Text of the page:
PAINFUL DOUBT | Harav Y. Reuven Rubin Shlita

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By Harav Y. Reuven Rubin Shlita

I receive many phone calls during the day. That’s not surprising I guess given the nature of my position. One day, I would like to write a book about all the calls over all the years, you know, the ones that really changed things, or at least helped others in a meaningful way. Don’t worry, I won’t mention names (no need to stop calling me yet) but the pageantry that is the human condition is often played out over the phone line.

Recently a yingerman who was obviously overwrought called. His voice was quivering, and I could tell I’m in for a long shmooz. He spewed out a tale of woe, his best friend, someone he grew up with, had insulted him in public, screaming at the top of his lungs. The poor soul was in pieces, you could feel his pain thru the phone. I tried to calm him, hoping I could somehow talk him down from the heights of his anguish. I asked if this was something his friend was prone to do, did he ever act this way before? ‘No, it came out of nowhere’.

I shared with him a vort I learnt in Parshas Ki Sisa. After the sin of the golden calf Moshe went to Hashem to plead for the Nation. He sought forgiveness for their horrendous sin and acted, if I may, as their defense attorney. As such you would expect him to try to tone down what had actually happened so as to present the situation in some sort of a better light, instead it seems Moshe ramps things up.

The passage says,

“Moshe returned to Hashem and said, I pray, this people has committed a great sin, and have made for themselves gods of gold.” (32:31)

‘Great Sin’ words never used before, the attorney for the defense is telling the Ultimate Judge, not only have they sinned, but this one was Huge! What kind of defense is this?

The Rebbe of Vorke, Rav Yitzchok’le Zt”l was known as the Barditchever Rebbe of Poland because of his great compassion and love for all Yidden. On this passage the Rebbe explains:

Moshe Rabbenu sought to show kaveyuchle the Eibishter that it wasn’t possible for the Jews to do such a desecration on their own. They would never do such a thing, it was just yesterday that they stood at Har Sinai accepting the Torah directly from Hashem. It was beyond the realm of reason for them to commit such a crime. ‘This was A Great Sin,’ and there must have been something beyond their control driving them, therefor they had suddenly lost their ability to choose right from wrong. The Medrash tells us that when the Yidden didn’t see Moshe Rabbenu returning after forty days on Har Sinai, the Yetzer Hora created a scenario wherein the people were led to believe that their cherished leader had passed away on the mountain, they even saw a ‘vision’ wherein the body of Moshe was being taken by angels up to the heavens. This sudden shock threw them into deep doubt and despair, and it was at this moment that depression took hold. This was the tailor made situation that the Yetzer Hora created so as to cause them to sin.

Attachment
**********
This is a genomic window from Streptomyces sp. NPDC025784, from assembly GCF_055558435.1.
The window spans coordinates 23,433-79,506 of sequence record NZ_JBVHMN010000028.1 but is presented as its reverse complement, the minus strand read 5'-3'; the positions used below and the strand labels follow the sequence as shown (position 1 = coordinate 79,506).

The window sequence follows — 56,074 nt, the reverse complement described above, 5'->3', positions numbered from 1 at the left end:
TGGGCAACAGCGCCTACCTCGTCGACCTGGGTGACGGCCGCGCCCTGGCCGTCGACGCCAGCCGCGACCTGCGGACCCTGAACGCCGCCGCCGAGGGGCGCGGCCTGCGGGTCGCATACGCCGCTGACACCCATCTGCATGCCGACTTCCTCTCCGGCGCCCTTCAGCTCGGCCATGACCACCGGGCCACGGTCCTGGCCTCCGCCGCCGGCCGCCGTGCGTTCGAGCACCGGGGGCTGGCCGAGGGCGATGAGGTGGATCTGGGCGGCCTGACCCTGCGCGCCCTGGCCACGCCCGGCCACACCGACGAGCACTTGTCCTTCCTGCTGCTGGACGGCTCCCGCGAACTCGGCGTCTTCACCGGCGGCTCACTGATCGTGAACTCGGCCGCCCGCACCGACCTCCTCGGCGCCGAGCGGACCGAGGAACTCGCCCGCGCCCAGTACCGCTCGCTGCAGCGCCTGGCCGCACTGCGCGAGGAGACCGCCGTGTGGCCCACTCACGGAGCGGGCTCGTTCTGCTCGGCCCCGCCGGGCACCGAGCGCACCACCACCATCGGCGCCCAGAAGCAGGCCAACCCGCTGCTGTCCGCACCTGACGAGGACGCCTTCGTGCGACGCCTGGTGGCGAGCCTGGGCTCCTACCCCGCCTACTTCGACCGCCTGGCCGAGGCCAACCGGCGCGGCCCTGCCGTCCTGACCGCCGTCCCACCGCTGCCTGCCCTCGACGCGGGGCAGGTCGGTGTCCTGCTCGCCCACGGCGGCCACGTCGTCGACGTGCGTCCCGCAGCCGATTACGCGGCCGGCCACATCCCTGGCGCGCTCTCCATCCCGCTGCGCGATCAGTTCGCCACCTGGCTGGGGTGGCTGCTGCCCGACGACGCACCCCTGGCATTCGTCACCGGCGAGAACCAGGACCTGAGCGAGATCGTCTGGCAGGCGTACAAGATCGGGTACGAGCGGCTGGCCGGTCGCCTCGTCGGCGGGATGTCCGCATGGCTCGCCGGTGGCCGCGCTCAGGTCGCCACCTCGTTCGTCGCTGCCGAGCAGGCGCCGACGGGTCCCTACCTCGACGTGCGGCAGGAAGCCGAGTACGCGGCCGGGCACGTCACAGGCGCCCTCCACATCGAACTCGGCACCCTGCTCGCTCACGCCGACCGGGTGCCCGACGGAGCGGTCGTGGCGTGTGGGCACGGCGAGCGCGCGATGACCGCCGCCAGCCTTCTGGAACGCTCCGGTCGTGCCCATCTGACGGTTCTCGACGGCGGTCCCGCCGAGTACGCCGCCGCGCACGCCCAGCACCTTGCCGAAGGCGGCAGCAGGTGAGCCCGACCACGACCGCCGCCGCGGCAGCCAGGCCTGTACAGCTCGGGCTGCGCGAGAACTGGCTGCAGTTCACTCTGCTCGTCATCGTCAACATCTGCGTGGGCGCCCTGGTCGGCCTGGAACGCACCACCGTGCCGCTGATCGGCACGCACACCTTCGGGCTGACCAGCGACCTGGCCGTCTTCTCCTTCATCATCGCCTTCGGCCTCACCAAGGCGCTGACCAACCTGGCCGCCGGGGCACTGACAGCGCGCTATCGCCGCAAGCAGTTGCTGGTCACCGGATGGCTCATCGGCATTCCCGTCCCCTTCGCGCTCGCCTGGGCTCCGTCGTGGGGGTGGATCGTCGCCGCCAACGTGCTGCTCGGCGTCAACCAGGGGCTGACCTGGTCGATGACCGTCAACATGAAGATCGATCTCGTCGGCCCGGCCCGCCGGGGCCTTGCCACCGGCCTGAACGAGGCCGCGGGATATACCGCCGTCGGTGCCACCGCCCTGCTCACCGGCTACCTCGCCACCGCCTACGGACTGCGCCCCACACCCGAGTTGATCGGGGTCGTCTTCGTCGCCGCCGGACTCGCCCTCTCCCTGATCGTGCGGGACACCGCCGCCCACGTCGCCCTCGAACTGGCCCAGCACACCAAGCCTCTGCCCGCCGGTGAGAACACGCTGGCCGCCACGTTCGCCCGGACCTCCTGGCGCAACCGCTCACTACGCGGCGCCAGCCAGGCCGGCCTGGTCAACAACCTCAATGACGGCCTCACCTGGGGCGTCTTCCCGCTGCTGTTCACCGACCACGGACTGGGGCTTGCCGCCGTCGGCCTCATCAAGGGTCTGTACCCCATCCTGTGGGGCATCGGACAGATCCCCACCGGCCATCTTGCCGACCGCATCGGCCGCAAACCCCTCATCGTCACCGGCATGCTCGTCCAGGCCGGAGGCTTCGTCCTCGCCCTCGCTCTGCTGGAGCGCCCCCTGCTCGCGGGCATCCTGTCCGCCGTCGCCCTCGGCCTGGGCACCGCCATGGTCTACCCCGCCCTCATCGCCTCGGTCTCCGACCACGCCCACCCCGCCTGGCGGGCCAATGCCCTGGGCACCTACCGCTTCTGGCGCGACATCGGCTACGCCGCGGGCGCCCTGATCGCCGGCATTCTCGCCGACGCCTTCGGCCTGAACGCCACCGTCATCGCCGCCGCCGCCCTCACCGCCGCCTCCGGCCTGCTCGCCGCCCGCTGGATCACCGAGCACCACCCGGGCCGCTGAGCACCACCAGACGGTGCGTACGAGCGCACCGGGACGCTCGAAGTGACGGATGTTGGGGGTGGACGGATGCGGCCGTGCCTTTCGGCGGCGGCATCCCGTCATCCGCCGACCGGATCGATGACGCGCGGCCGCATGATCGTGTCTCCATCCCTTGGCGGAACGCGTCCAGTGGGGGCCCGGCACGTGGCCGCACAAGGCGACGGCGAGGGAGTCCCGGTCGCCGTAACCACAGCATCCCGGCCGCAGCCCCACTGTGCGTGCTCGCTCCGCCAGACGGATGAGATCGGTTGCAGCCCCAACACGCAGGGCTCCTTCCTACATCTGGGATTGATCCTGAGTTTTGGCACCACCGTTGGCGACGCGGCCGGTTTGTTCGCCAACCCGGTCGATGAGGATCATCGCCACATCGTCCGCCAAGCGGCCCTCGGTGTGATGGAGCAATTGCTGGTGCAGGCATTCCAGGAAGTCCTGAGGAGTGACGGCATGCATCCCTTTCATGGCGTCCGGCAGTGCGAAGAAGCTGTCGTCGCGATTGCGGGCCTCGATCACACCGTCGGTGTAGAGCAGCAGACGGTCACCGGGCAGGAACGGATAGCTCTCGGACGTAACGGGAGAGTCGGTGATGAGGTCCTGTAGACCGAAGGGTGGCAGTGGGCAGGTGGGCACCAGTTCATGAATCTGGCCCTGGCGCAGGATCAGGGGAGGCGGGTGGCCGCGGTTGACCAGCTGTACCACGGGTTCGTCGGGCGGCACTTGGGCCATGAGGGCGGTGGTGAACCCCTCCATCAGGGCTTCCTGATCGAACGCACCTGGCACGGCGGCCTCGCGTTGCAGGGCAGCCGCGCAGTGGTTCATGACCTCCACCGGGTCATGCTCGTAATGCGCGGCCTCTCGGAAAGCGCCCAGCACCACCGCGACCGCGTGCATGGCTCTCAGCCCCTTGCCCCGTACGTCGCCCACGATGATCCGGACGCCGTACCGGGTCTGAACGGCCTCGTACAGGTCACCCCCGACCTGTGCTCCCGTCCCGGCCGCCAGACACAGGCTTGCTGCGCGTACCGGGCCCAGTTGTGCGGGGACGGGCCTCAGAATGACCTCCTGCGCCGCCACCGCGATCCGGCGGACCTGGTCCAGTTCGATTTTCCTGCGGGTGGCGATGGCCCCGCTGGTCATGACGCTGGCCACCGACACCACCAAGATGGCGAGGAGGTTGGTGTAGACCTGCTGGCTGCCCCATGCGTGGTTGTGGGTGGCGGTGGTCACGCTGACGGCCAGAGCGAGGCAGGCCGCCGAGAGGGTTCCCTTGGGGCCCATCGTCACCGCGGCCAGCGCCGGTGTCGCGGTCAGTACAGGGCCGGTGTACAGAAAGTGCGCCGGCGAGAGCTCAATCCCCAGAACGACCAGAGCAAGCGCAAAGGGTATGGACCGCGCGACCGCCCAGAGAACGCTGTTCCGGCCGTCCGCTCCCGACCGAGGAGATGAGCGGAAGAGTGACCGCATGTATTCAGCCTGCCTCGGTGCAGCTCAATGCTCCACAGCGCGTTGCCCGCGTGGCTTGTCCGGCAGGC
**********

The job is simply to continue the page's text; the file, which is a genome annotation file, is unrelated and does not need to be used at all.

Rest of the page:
Thus, explains the Rebbe, Moshe Rabbenu demonstrated that since their actions weren’t coming from their own free will, the Eibishter just must forgive them.

Now back to my phone call. I shared with my distraught caller this Torah insight and explained that deviant behaviour can come from several places, some criminal others, psychopathological. Those Yidden were holy, they had been closer to the Eibishter than humanly possible, yet they acted out of character. There must have been something going on here beyond all understanding. That sudden depression, orchestrated by the Yetzer Hora caused that moment of madness.

When a loved one kicks off and attacks you for no apparent reason, you should stop and think, ‘this isn’t my friend, something else is going on here.’ He just may be under sever pressure, or something has happened in his life that is making him act out of character. It is the only sensible thing that can make sense for the sudden change. Instead of holding a grudge, being forever unforgiving, think for a moment. Good friends are just that, good, because they are trusted to watch out for you. If there is a sudden action that belies this, perhaps their Great Sin is being caused by elements that you can’t begin to be aware of.

We all must be more understanding of one another, marriages must be built on this, as well as friendships. If a loved one does or says something completely out of character, stop before lasting damage is done, catch your breath and think. Is this really that person I love? Then, forgive that moment, just as Hashem forgave us.